6. Food - Thai food is very unlikely to give you food poisoning but can contain more chillies than you ever thought possible….Street food is usually safe (and delicious!), check for numbers of customers and general looks of the stall. Western (“farang”) food is much more likely to give you food poisoning – fridges are not part of Thai cooking lore yet…beware of Western Fast Food outlets and hotel buffets - food that has been out for over an hour or so. Thailand is not used to fridges/chill-serve etc.

7. Always carry a pack of tissues - they don’t supply free tissues (if there is a vending machine at all!)

8. Drink bottled water - not tap water. Even consider not brushing your teeth with tap water. Ice is usually safe in drinks and for anything else.

9. Use common safety sense – it is easy to relax too much here…when it comes to petty crime the rate is certainly lower than in places like the US/Europe etc…but every country has its share of con-men and psychopaths…..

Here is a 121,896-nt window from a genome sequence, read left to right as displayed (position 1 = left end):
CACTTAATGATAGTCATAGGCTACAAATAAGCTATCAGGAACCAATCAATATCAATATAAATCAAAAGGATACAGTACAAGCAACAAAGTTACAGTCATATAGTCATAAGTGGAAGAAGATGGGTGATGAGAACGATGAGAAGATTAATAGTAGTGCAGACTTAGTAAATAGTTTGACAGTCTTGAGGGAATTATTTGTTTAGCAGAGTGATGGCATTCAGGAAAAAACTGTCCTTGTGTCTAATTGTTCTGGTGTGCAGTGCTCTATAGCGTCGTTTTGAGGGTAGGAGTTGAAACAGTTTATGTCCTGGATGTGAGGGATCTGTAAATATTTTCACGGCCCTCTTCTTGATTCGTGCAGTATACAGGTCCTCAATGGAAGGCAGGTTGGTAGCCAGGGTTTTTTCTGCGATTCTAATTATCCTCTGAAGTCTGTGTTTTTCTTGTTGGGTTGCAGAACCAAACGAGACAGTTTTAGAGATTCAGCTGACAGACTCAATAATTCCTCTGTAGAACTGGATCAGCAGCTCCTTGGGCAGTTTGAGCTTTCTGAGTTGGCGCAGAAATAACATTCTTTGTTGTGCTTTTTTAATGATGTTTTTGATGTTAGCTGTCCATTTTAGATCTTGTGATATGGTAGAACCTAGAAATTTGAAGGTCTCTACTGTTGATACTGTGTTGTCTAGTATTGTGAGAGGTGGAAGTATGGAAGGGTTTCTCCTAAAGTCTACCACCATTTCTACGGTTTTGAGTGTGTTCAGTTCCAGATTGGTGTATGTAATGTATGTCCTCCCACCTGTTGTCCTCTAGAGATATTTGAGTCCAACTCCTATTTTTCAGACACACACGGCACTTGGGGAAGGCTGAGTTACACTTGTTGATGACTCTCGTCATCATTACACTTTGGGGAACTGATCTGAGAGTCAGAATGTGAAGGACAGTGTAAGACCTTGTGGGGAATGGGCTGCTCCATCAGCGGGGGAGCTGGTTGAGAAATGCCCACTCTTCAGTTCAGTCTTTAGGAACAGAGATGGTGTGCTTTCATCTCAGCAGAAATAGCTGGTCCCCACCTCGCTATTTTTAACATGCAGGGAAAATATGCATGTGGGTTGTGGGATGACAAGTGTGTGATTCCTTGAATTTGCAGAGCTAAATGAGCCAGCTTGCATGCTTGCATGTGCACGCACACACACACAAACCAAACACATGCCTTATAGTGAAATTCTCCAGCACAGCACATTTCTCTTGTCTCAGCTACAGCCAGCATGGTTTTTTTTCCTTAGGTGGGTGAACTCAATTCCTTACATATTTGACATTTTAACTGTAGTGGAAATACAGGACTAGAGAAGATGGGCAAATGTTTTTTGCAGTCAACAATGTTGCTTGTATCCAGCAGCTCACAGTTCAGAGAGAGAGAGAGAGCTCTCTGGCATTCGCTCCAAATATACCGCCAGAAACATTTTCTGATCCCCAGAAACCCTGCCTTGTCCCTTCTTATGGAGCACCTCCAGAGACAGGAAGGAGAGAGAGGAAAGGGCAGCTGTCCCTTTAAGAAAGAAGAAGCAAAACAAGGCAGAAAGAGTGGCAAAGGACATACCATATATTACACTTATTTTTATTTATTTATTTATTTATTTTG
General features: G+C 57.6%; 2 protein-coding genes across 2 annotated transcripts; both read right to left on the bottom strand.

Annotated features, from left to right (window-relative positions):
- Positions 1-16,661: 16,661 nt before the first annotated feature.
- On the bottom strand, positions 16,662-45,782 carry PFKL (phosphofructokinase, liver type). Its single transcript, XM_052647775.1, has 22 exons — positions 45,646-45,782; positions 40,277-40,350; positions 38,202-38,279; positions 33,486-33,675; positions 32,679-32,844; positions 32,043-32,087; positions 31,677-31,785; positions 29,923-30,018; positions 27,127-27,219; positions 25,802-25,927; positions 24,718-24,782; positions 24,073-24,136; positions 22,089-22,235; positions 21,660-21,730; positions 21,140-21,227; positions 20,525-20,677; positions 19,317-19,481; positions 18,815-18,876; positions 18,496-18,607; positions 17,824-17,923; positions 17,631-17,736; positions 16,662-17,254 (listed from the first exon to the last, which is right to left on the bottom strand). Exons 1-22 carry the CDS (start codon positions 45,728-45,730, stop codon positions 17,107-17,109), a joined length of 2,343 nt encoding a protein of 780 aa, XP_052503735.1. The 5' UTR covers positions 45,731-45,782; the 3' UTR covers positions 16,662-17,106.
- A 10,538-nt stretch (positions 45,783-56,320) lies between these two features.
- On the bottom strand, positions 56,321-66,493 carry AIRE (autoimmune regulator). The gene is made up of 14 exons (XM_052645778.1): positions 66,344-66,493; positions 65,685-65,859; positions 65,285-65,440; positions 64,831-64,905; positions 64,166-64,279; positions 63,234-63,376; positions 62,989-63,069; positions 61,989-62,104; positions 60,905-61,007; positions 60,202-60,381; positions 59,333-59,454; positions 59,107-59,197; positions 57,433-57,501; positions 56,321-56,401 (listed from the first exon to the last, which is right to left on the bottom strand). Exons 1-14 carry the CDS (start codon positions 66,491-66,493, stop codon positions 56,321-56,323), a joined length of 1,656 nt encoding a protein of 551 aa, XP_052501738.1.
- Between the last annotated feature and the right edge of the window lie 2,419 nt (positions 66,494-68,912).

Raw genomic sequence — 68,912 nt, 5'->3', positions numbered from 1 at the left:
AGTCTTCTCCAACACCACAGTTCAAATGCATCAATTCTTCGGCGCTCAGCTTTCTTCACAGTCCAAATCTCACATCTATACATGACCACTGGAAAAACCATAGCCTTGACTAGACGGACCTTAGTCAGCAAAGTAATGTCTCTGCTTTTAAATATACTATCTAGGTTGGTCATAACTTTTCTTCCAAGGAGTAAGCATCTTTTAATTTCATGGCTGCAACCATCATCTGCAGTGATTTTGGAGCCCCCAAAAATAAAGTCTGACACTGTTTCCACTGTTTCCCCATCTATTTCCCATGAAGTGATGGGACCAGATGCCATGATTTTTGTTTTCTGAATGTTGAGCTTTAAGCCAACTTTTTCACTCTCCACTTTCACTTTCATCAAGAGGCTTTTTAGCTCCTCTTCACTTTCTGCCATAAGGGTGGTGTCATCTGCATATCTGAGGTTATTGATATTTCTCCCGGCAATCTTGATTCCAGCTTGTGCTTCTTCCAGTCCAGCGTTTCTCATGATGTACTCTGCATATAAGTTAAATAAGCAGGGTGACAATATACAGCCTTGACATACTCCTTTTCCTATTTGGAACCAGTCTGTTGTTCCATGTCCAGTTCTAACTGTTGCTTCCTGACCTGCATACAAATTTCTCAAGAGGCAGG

10. Don’t be afraid to go to Pattaya – it is the sex capital of Thailand but they don’t jump out at single women and couples and it has good, cheap hotels, shopping and food. Not a bad place to start off for Koh Chang, Koh Samet or Cambodia.

11. Bring an international driving licence – although most national ones are accepted by motorbike and car hire companies and anyone else who wants to hire you something….you may not be insured without an IDL! In Thailand they drive on the left - cars are Right-hand-drive. However driving is really only for the experienced. Be especially careful on a motorbike - Samui has the highest accident rate in Thailand.

12. Public transport is cheap. Planes, Trains, Buses, Minibuses, Taxis, from town to town. If you’re in a minibus or taxi, tell the driver you’ll tip him if he keeps the speed below 90/100 kmph! National speed limit is 90kph (120 on motorways)

13. Around Bkk try to use meter taxis with the meter on...it’ll be cheaper than the tuk-tuks. Take a tuk-tuk once for the experience then use meter taxis. Don’t let the drivers take you out of your way...they’ll try to take you to some (relative’s) store where they get commission.